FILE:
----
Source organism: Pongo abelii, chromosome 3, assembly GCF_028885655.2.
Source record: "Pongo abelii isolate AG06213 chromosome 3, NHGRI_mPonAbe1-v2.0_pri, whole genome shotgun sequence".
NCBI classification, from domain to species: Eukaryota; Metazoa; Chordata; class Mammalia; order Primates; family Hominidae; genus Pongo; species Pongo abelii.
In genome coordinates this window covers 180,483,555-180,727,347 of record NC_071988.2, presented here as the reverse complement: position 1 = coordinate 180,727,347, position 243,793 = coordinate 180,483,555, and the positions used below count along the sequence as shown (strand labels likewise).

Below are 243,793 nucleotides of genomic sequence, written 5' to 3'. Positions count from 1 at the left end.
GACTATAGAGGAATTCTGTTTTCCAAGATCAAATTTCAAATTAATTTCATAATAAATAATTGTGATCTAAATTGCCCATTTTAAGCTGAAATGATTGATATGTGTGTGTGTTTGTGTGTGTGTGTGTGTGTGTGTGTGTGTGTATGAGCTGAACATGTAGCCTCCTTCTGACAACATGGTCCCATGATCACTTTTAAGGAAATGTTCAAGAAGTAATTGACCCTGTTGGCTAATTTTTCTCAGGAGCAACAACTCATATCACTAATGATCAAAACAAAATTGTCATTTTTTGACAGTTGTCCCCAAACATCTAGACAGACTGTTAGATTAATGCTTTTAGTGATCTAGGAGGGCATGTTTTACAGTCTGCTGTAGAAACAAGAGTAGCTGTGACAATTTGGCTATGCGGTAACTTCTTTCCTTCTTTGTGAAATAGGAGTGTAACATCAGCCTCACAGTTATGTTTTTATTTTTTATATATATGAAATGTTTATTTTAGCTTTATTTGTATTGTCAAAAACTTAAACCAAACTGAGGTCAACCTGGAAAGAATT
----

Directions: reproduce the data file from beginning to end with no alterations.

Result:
Source organism: Pongo abelii, chromosome 3, assembly GCF_028885655.2.
Source record: "Pongo abelii isolate AG06213 chromosome 3, NHGRI_mPonAbe1-v2.0_pri, whole genome shotgun sequence".
NCBI classification, from domain to species: Eukaryota; Metazoa; Chordata; class Mammalia; order Primates; family Hominidae; genus Pongo; species Pongo abelii.
In genome coordinates this window covers 180,483,555-180,727,347 of record NC_071988.2, presented here as the reverse complement: position 1 = coordinate 180,727,347, position 243,793 = coordinate 180,483,555, and the positions used below count along the sequence as shown (strand labels likewise).

Below are 243,793 nucleotides of genomic sequence, written 5' to 3'. Positions count from 1 at the left end.
GACTATAGAGGAATTCTGTTTTCCAAGATCAAATTTCAAATTAATTTCATAATAAATAATTGTGATCTAAATTGCCCATTTTAAGCTGAAATGATTGATATGTGTGTGTGTTTGTGTGTGTGTGTGTGTGTGTGTGTGTGTGTATGAGCTGAACATGTAGCCTCCTTCTGACAACATGGTCCCATGATCACTTTTAAGGAAATGTTCAAGAAGTAATTGACCCTGTTGGCTAATTTTTCTCAGGAGCAACAACTCATATCACTAATGATCAAAACAAAATTGTCATTTTTTGACAGTTGTCCCCAAACATCTAGACAGACTGTTAGATTAATGCTTTTAGTGATCTAGGAGGGCATGTTTTACAGTCTGCTGTAGAAACAAGAGTAGCTGTGACAATTTGGCTATGCGGTAACTTCTTTCCTTCTTTGTGAAATAGGAGTGTAACATCAGCCTCACAGTTATGTTTTTATTTTTTATATATATGAAATGTTTATTTTAGCTTTATTTGTATTGTCAAAAACTTAAACCAAACTGAGGTCAACCTGGAAAGAATT